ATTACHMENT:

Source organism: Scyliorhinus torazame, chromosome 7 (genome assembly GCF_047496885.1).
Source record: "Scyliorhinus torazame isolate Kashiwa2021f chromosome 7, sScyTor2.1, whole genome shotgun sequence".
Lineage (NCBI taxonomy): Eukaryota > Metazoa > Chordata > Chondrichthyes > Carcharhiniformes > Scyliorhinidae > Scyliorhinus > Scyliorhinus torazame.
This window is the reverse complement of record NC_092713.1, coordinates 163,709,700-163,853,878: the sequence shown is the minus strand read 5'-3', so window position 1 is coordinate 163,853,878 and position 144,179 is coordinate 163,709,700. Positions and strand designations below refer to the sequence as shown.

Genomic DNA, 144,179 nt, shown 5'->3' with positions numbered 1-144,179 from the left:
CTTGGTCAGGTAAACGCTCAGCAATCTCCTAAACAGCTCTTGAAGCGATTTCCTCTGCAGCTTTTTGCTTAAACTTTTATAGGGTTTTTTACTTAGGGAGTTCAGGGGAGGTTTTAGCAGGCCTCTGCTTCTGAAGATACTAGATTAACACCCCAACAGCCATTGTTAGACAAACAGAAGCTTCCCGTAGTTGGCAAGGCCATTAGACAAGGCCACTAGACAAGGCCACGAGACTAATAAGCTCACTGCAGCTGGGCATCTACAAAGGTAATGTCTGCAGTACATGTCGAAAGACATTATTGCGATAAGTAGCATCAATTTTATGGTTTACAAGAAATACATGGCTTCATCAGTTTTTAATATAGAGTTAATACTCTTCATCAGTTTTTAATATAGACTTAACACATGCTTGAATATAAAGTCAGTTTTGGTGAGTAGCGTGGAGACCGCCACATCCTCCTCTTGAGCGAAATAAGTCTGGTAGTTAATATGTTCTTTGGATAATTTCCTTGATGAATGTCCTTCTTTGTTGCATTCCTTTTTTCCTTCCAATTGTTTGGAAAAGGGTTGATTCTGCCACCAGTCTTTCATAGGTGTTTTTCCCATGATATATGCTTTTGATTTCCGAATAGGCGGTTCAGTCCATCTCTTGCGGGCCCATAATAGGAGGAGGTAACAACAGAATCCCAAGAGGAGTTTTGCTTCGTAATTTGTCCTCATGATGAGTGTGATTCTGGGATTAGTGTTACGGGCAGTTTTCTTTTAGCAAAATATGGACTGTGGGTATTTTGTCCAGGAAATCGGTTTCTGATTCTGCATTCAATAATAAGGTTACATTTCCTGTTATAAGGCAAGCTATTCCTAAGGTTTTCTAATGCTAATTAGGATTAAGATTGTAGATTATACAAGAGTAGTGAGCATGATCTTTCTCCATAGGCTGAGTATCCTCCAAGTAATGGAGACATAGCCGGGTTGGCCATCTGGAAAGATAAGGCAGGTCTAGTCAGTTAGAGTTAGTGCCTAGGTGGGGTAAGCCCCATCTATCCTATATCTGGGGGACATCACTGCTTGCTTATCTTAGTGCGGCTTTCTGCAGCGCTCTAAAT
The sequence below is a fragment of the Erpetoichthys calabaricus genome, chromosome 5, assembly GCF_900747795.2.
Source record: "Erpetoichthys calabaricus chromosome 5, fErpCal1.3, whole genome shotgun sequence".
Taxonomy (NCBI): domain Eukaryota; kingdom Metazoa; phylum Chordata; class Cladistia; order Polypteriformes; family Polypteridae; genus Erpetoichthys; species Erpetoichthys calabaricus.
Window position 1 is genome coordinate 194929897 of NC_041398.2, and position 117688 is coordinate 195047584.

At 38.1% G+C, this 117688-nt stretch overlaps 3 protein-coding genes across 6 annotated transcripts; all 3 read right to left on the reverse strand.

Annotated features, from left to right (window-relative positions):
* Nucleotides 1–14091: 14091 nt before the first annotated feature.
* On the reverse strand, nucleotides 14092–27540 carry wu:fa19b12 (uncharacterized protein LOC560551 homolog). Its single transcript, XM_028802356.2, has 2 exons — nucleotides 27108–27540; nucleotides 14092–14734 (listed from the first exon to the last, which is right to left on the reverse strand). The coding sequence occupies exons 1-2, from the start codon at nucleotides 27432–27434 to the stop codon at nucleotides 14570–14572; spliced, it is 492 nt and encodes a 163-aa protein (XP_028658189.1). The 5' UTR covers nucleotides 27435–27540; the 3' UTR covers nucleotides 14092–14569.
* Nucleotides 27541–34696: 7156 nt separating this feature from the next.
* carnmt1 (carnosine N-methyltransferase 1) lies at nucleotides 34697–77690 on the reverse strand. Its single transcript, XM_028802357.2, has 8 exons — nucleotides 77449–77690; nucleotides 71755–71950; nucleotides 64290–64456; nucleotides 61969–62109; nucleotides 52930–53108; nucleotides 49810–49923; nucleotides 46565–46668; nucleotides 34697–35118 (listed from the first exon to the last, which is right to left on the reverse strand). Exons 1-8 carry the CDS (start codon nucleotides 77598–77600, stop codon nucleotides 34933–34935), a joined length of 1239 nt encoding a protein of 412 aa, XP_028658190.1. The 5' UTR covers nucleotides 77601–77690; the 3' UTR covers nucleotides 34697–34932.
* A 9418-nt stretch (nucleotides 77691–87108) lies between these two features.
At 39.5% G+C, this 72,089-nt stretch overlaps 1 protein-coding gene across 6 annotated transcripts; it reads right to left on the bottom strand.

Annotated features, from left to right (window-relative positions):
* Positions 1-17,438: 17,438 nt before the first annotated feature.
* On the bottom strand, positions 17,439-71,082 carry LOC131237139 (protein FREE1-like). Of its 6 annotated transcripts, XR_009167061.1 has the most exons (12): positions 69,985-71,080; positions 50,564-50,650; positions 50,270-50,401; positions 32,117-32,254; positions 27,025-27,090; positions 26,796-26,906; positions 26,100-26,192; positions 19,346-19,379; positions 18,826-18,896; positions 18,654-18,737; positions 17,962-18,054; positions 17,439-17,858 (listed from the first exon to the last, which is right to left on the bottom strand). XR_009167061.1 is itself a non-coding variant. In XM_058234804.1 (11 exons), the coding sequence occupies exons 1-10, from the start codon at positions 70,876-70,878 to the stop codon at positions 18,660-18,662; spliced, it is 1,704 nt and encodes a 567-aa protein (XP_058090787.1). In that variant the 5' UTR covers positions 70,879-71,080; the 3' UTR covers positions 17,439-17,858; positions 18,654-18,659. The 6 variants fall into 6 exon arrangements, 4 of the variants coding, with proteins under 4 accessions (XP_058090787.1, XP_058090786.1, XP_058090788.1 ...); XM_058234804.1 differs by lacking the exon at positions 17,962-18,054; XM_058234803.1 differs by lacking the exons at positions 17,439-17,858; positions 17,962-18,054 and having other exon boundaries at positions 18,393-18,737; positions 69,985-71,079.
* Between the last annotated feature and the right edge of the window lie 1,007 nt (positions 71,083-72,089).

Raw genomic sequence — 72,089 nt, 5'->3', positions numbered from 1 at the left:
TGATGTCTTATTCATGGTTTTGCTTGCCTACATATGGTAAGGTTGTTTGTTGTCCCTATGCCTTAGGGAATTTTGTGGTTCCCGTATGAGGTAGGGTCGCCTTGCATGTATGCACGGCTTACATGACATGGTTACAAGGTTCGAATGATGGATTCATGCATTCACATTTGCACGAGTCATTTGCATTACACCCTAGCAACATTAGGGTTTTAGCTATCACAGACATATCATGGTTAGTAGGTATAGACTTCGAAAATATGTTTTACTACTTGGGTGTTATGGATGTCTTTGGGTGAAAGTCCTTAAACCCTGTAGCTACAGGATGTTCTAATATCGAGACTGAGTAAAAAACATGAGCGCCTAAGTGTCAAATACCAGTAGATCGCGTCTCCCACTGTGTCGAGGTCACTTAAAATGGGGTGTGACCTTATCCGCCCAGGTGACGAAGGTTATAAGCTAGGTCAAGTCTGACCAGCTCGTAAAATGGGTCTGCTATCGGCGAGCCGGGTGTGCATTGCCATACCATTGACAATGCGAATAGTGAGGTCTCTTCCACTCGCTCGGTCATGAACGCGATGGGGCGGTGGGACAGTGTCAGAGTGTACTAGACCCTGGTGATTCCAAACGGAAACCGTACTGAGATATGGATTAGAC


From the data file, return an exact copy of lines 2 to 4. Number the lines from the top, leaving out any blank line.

Source record: "Scyliorhinus torazame isolate Kashiwa2021f chromosome 7, sScyTor2.1, whole genome shotgun sequence".
Lineage (NCBI taxonomy): Eukaryota > Metazoa > Chordata > Chondrichthyes > Carcharhiniformes > Scyliorhinidae > Scyliorhinus > Scyliorhinus torazame.
This window is the reverse complement of record NC_092713.1, coordinates 163,709,700-163,853,878: the sequence shown is the minus strand read 5'-3', so window position 1 is coordinate 163,853,878 and position 144,179 is coordinate 163,709,700. Positions and strand designations below refer to the sequence as shown.